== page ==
Democracy and chaos? — erosion of freedom without democracy

The Chinese argument that democracy leads to chaos resurfaces in the midst of the Umbrella Movement. When Jack Sndyer published the Chinese edition of his “Democratization and War,” I mentioned that Chinese would love his argument, using it to support the long-standing Chinese argument that democratization would cause chaos. Here is what Jack said: You don’t throw the baby out with the bath water. Note that Jack’s argument is that the rule of law and the free press are essential for successful democratization. As it happens, HK is a case of freedom without democracy — what is at stake is that the rule of law and the free press are being eroded without democracy. What protestors are defending are precisely such “core values of HK.”

Meanwhile, the Hong Kong economy and the stock exchange continue to do well overall, thus debunking the argument that the Occupy movement has hurt HK’s economy.


See “Who undermines the rule of law


Snyder’s argument:

See also:

Joseph T. Siegle, Michael M. Weinstein, and Morton H. Halperin, “Why Democracies Excel,” Foreign Affairs, Volume 83, No. 5, September/October 2004, pp. 57-71; Joseph T. Siegle, Michael M. Weinstein, and Morton H. Halperin, The Democracy Advantage: How Democracies Promote Prosperity and Peace, New York: Routledge, 2005.

This description of how Putin perceives order in Russia is just as apt:

Kryshtanovskya described siloviki culture in the following way: “What is ‘disorder’ in the eyes of a man in uniform? It’s the absence of control. If there is not control, there is the possibility of independent influence. And siloiki perceive the presence of alternative centers of power in the country as a threat to the country’s integrity. The Duma is not subordinate to the presidential admin? Disorder. Gazprom is led by Vyakhirev and not the Kremlin? Disorder. Political parties wanted something, the mass media talked about something? All of this is disorder that must be liquidated. And they liquidated it. In seven years the chekists have completely changed the political system in the country, not changing one letter of the Constitution. (Brian D. Taylor, State Building in Putin’s Russia: Policing and Coercion after Communism, Cambridge University Press, 2011, p. 62.)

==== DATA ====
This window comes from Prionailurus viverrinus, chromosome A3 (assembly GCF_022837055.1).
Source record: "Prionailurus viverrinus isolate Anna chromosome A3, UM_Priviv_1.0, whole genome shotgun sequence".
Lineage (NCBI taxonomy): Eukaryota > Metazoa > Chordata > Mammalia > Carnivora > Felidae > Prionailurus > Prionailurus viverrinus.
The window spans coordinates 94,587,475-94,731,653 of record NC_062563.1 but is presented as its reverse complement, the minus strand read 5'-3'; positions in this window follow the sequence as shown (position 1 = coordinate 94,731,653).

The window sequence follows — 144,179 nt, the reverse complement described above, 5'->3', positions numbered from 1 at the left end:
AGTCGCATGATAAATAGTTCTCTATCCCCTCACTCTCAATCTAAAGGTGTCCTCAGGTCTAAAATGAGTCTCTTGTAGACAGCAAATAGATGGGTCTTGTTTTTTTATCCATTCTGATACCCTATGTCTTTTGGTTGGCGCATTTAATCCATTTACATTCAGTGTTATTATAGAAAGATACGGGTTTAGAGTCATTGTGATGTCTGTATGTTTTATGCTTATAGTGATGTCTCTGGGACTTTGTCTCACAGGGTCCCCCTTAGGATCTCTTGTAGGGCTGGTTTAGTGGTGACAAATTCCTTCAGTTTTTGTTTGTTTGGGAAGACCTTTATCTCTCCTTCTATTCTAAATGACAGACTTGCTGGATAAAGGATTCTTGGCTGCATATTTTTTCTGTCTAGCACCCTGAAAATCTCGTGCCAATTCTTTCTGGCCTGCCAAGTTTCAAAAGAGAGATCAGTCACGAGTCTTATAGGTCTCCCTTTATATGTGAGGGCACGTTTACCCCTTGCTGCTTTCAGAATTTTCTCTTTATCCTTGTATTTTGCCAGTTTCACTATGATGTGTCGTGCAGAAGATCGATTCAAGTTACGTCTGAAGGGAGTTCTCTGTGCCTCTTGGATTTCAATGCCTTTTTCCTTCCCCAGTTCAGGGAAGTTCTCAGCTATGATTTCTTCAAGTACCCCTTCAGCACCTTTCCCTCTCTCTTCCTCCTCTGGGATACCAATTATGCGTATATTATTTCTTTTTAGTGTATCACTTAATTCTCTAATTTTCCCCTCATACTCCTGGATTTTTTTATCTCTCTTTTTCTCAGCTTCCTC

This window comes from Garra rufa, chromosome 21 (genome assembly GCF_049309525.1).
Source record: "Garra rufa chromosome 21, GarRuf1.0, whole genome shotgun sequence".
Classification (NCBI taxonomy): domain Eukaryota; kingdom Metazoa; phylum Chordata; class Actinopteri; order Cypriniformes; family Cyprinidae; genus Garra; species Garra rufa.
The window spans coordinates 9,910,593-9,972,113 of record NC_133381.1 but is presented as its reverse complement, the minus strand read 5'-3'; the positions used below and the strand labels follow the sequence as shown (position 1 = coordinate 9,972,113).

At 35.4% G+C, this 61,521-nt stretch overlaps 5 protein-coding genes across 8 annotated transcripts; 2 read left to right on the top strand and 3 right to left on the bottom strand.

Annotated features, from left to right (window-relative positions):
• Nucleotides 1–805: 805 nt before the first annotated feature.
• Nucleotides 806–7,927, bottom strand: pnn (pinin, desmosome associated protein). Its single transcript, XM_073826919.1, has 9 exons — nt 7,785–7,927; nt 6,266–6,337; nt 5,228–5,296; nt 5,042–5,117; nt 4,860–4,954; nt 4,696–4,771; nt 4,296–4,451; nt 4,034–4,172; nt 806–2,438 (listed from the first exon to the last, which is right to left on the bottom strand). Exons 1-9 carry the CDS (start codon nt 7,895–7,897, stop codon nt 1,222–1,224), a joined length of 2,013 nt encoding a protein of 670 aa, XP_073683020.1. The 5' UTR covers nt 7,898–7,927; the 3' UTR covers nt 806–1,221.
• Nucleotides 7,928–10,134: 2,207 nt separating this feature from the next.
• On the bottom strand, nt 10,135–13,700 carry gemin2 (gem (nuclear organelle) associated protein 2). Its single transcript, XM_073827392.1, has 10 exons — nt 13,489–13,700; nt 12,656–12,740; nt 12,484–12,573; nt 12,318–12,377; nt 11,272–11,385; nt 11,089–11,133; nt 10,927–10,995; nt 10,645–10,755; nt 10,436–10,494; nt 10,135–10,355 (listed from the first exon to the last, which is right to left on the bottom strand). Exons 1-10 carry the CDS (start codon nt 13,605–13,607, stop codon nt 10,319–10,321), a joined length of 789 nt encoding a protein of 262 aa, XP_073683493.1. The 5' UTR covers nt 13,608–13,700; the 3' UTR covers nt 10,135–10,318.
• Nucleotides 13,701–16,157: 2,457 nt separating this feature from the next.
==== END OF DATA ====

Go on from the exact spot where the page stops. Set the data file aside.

What HK people are defending and why they are so upset:

Erosion of the free press

Erosion of the Independent Commission against Corruption


What the rule of law means in China:

What China Means by ‘Rule of Law’ By PAUL GEWIRTZ OCT. 19, 2014

Rule of law in China with legal characteristics

Rules of the party

Communist Party plenum faces challenges to legal reform: “a Xinhua article yesterday, discussing how people perceived legal reforms, quoted an anonymous Heilongjiang official saying that it was people’s lack of respect for the rule of law that stood in the way of reform. It added that the attitude problem was even worse among officials.”


An Indian scholar offers advice to HK in the China Daily: Hong Kong should avoid the ‘democracy’ trap

1 Comment

Filed under Umbrella Movement

One response to “Democracy and chaos? — erosion of freedom without democracy

  1. Pingback: HK protestors and American slaves | Hong Kong's Umbrella Movement and Beyond

Leave a Reply

Fill in your details below or click an icon to log in: Logo

You are commenting using your account. Log Out /  Change )

Google photo

You are commenting using your Google account. Log Out /  Change )

Twitter picture

You are commenting using your Twitter account. Log Out /  Change )

Facebook photo

You are commenting using your Facebook account. Log Out /  Change )

Connecting to %s